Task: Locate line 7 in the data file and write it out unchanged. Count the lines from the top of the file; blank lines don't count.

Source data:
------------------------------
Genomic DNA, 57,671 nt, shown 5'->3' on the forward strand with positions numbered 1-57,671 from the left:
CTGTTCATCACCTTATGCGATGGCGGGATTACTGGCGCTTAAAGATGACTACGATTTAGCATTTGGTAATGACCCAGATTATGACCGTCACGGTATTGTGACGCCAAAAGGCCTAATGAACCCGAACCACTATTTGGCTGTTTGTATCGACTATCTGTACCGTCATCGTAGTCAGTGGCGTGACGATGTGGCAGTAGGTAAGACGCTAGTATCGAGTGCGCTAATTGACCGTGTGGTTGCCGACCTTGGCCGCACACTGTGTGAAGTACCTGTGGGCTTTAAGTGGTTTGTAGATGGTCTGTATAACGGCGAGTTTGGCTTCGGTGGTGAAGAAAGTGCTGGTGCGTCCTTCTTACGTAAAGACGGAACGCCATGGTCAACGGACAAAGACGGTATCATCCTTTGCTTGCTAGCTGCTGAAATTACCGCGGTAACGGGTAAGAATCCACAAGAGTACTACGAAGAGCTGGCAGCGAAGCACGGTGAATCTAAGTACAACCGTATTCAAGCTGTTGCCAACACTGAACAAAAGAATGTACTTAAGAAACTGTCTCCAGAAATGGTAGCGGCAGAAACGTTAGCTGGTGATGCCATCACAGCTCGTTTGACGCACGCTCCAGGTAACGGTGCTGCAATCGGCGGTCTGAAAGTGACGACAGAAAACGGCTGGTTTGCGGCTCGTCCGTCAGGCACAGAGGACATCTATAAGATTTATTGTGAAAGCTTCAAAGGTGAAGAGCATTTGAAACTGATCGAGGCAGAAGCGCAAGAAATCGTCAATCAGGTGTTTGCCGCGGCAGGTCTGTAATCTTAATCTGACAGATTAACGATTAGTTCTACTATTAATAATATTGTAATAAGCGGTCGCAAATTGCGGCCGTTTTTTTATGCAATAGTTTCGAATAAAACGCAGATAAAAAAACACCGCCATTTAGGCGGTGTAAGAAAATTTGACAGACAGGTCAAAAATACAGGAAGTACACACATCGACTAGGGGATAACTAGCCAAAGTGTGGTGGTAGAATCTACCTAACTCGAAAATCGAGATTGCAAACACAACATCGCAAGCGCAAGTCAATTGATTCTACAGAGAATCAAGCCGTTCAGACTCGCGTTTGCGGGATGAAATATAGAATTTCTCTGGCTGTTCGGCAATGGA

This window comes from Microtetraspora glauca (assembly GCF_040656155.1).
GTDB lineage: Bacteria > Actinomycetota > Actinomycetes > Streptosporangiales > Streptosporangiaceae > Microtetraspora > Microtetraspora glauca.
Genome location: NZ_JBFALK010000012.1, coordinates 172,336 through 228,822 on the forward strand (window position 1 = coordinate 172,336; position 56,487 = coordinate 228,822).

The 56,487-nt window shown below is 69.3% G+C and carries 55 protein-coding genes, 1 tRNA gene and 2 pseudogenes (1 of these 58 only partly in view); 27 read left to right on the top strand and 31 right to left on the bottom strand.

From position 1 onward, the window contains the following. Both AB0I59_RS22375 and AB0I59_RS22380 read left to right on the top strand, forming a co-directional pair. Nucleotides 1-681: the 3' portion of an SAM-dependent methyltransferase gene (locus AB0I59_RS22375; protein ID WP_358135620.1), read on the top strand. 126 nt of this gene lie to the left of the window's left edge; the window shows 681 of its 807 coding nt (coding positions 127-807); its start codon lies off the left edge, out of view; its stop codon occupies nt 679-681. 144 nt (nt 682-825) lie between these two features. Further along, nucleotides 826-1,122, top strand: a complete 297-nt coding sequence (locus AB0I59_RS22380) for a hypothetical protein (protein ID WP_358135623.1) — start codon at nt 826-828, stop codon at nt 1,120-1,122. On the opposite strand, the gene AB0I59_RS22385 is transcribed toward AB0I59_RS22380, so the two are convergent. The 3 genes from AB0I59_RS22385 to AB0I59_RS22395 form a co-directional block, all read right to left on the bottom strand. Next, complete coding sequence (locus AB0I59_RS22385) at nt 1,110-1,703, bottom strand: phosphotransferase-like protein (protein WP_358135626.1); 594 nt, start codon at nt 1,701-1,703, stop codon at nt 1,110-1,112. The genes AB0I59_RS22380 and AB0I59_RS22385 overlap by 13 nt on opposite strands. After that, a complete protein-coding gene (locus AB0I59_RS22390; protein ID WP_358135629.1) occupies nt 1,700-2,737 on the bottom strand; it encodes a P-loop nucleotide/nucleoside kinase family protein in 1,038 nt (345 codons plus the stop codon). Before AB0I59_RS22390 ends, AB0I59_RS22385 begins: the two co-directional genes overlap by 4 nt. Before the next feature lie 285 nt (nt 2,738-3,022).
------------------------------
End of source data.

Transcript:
From position 1 onward, the window contains the following. Both AB0I59_RS22375 and AB0I59_RS22380 read left to right on the top strand, forming a co-directional pair. Nucleotides 1-681: the 3' portion of an SAM-dependent methyltransferase gene (locus AB0I59_RS22375; protein ID WP_358135620.1), read on the top strand. 126 nt of this gene lie to the left of the window's left edge; the window shows 681 of its 807 coding nt (coding positions 127-807); its start codon lies off the left edge, out of view; its stop codon occupies nt 679-681. 144 nt (nt 682-825) lie between these two features. Further along, nucleotides 826-1,122, top strand: a complete 297-nt coding sequence (locus AB0I59_RS22380) for a hypothetical protein (protein ID WP_358135623.1) — start codon at nt 826-828, stop codon at nt 1,120-1,122. On the opposite strand, the gene AB0I59_RS22385 is transcribed toward AB0I59_RS22380, so the two are convergent. The 3 genes from AB0I59_RS22385 to AB0I59_RS22395 form a co-directional block, all read right to left on the bottom strand. Next, complete coding sequence (locus AB0I59_RS22385) at nt 1,110-1,703, bottom strand: phosphotransferase-like protein (protein WP_358135626.1); 594 nt, start codon at nt 1,701-1,703, stop codon at nt 1,110-1,112. The genes AB0I59_RS22380 and AB0I59_RS22385 overlap by 13 nt on opposite strands. After that, a complete protein-coding gene (locus AB0I59_RS22390; protein ID WP_358135629.1) occupies nt 1,700-2,737 on the bottom strand; it encodes a P-loop nucleotide/nucleoside kinase family protein in 1,038 nt (345 codons plus the stop codon). Before AB0I59_RS22390 ends, AB0I59_RS22385 begins: the two co-directional genes overlap by 4 nt. Before the next feature lie 285 nt (nt 2,738-3,022).